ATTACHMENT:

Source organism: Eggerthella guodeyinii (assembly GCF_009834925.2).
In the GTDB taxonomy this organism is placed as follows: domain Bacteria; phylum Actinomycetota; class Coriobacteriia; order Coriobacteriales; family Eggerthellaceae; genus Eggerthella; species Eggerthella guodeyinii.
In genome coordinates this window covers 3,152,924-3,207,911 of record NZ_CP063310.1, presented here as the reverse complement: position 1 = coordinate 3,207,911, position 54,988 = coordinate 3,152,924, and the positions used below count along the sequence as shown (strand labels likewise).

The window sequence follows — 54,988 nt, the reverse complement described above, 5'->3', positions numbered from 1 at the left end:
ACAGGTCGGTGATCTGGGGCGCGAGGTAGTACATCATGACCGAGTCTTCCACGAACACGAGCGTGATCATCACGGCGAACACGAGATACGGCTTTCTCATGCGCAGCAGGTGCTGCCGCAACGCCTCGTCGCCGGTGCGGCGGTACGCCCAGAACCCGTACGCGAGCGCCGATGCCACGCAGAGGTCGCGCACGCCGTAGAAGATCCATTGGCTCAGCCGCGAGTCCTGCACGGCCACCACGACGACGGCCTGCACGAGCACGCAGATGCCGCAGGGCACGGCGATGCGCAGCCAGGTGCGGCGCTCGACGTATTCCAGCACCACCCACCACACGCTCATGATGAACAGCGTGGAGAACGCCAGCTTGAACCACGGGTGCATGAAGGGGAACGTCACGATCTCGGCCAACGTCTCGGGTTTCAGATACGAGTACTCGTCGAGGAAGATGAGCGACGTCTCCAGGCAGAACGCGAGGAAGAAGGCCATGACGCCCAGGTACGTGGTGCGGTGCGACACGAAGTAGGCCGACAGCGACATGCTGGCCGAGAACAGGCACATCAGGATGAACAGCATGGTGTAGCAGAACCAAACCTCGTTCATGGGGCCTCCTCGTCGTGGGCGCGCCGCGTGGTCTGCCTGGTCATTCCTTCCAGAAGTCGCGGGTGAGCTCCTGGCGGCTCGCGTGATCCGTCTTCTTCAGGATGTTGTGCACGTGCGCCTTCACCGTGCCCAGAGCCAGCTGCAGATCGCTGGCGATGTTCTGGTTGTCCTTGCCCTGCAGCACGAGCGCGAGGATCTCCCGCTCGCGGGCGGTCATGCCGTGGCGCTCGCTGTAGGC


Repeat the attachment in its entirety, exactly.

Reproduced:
Source organism: Eggerthella guodeyinii (assembly GCF_009834925.2).
In the GTDB taxonomy this organism is placed as follows: domain Bacteria; phylum Actinomycetota; class Coriobacteriia; order Coriobacteriales; family Eggerthellaceae; genus Eggerthella; species Eggerthella guodeyinii.
In genome coordinates this window covers 3,152,924-3,207,911 of record NZ_CP063310.1, presented here as the reverse complement: position 1 = coordinate 3,207,911, position 54,988 = coordinate 3,152,924, and the positions used below count along the sequence as shown (strand labels likewise).

The window sequence follows — 54,988 nt, the reverse complement described above, 5'->3', positions numbered from 1 at the left end:
ACAGGTCGGTGATCTGGGGCGCGAGGTAGTACATCATGACCGAGTCTTCCACGAACACGAGCGTGATCATCACGGCGAACACGAGATACGGCTTTCTCATGCGCAGCAGGTGCTGCCGCAACGCCTCGTCGCCGGTGCGGCGGTACGCCCAGAACCCGTACGCGAGCGCCGATGCCACGCAGAGGTCGCGCACGCCGTAGAAGATCCATTGGCTCAGCCGCGAGTCCTGCACGGCCACCACGACGACGGCCTGCACGAGCACGCAGATGCCGCAGGGCACGGCGATGCGCAGCCAGGTGCGGCGCTCGACGTATTCCAGCACCACCCACCACACGCTCATGATGAACAGCGTGGAGAACGCCAGCTTGAACCACGGGTGCATGAAGGGGAACGTCACGATCTCGGCCAACGTCTCGGGTTTCAGATACGAGTACTCGTCGAGGAAGATGAGCGACGTCTCCAGGCAGAACGCGAGGAAGAAGGCCATGACGCCCAGGTACGTGGTGCGGTGCGACACGAAGTAGGCCGACAGCGACATGCTGGCCGAGAACAGGCACATCAGGATGAACAGCATGGTGTAGCAGAACCAAACCTCGTTCATGGGGCCTCCTCGTCGTGGGCGCGCCGCGTGGTCTGCCTGGTCATTCCTTCCAGAAGTCGCGGGTGAGCTCCTGGCGGCTCGCGTGATCCGTCTTCTTCAGGATGTTGTGCACGTGCGCCTTCACCGTGCCCAGAGCCAGCTGCAGATCGCTGGCGATGTTCTGGTTGTCCTTGCCCTGCAGCACGAGCGCGAGGATCTCCCGCTCGCGGGCGGTCATGCCGTGGCGCTCGCTGTAGGC